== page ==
Three years ago, I posted this question on Spiceworks: what’s the value in encrypting a server’s disks? I wrote in part:
“…in a hardware RAID system, individual disks – and correct me if I’m wrong – are of no value; it can’t be mounted via USB, for example, without the controller. With the controller, the thief has to boot the server at which point they’re presented with AD/OS-password level security.”
I’m not super proud of some of the assumptions I made in the post. Live and learn, and learn I did!
Now I have my answer: cipher 0
Recently, I got this call from a client: the server was making a lot of noise and everything was down. Sure enough, our monitoring system was showing that everything was offline. Fortunately, we require that all of our clients’ servers to have iLO cards in them, so I accessed the console over iLO at which point I was presented with dialog box from iLO which read (paraphrased):
“User ASDF is already logged in. Do you want to take over the session?”
After kicking that user out, I was presented with the Bitlocker recovery screen.
“Oh, thank $_deity I encrypted the disks!”
After a quick “hack ilo” Google search, all was revealed. It turns out that most-if-not-all baseboard management controllers (BMCs), which includes iLO, suffer from the same vulnerability in a software component called IPMI. IPMI lets one interact with a BMC using command line commands, and the vulnerability in IPMI called ‘cipher 0’ allows a bad actor to create user accounts in any BMC at the command line level.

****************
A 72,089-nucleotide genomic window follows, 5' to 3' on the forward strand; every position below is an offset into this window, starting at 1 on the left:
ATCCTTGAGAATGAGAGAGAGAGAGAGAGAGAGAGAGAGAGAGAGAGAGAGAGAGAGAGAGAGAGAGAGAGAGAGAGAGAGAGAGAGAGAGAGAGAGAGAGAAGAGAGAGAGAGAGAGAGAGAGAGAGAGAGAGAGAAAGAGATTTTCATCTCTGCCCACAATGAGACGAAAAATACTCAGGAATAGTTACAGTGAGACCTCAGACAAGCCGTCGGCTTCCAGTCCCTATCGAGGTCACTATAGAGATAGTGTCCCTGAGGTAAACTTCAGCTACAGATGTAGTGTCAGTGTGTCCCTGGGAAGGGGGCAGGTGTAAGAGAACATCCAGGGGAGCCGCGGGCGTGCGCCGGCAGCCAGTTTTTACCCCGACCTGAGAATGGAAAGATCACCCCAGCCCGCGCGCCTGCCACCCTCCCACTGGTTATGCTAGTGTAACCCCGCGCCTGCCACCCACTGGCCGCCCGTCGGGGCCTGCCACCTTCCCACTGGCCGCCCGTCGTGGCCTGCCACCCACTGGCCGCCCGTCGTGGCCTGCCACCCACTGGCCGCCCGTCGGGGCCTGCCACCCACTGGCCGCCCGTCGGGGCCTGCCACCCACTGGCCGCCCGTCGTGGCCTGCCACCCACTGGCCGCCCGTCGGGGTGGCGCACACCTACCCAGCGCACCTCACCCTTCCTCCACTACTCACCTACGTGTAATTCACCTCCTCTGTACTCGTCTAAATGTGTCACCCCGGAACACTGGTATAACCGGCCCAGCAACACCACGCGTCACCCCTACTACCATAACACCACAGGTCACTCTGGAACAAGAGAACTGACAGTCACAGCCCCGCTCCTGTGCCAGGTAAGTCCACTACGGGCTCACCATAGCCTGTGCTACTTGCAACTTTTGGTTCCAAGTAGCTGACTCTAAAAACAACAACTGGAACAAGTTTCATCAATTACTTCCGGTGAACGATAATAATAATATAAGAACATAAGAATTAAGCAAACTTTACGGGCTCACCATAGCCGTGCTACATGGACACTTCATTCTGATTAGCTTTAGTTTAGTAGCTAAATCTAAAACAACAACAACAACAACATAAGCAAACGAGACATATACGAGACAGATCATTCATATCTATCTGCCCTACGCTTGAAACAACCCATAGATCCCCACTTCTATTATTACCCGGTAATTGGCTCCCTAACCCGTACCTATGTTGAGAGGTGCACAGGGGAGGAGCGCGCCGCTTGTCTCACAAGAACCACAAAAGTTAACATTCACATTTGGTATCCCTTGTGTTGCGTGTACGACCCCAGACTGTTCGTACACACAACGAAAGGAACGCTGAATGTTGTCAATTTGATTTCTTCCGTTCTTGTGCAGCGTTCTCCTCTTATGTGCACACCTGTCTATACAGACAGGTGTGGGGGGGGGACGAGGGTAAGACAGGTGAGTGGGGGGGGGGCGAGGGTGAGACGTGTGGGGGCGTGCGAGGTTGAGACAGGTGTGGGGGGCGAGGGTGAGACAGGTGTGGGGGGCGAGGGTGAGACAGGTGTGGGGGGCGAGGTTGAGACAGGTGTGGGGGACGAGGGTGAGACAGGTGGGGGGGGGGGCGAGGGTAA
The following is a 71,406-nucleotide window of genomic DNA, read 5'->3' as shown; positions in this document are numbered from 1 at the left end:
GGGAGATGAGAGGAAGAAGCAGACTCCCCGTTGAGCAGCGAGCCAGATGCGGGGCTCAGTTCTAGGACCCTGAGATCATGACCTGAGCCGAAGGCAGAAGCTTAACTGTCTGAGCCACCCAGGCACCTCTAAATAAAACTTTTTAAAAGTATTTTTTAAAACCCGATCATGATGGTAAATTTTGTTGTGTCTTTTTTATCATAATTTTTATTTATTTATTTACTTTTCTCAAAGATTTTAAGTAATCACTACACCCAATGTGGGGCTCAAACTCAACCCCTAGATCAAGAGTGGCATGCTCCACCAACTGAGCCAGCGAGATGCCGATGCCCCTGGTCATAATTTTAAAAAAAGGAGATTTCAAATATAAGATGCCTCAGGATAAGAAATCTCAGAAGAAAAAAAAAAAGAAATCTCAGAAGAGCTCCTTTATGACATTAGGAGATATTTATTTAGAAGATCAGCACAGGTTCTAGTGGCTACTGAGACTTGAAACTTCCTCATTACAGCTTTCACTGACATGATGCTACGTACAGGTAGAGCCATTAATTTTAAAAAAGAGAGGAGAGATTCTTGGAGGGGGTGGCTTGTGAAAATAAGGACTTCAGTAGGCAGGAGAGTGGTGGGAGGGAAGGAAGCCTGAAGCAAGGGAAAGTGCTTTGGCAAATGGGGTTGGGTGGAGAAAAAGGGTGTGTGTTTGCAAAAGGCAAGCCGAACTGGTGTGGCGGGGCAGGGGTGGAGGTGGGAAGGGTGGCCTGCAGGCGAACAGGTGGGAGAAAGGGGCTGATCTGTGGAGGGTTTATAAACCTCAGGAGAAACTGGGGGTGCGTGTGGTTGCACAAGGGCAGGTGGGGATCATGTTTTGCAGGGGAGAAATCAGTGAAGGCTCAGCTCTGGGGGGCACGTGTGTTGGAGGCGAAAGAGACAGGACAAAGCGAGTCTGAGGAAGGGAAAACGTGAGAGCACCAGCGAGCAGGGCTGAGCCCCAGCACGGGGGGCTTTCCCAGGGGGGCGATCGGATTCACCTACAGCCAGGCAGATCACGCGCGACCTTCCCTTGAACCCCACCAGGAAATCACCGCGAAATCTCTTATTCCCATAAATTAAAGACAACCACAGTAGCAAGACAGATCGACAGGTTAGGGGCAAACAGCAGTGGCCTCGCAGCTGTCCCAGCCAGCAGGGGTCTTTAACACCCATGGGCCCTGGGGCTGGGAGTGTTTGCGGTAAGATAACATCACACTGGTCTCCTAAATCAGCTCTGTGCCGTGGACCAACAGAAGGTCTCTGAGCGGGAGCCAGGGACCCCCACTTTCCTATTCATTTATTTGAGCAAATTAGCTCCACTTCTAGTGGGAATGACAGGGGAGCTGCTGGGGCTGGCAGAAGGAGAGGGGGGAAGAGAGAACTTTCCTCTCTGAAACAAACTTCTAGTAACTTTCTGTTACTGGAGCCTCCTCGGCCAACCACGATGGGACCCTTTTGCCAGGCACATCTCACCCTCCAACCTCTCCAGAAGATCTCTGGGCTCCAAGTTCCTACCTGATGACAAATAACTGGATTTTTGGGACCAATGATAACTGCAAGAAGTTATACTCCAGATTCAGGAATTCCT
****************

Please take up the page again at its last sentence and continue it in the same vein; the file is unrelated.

So here’s the attack vector:
- A bad actor scans the internet for open ports that BMCs usually live on.
- When the bad actor finds an open BMC, he runs IPMI commands to create a new administrative user account the logs-in to the BMC.
- Once in, the bad actor presents his virtual media to the server over iLO and restarts the server.
- When the server boots-up, the bad actor interrupts the boot process to boot off of his media, then attempts to mount the server’s hard drive so he can either siphon information off of or side-load malware onto the server.
Fortunately, this client’s server’s disks were encrypted so he was stuck at the Bitlocker recovery screen.
As far as I can tell, there’s no good way to get around cipher 0 in iLO aside from disabling the inbound iLO perimeter firewall rule until we need it.
Hope this helps, and be safe out there!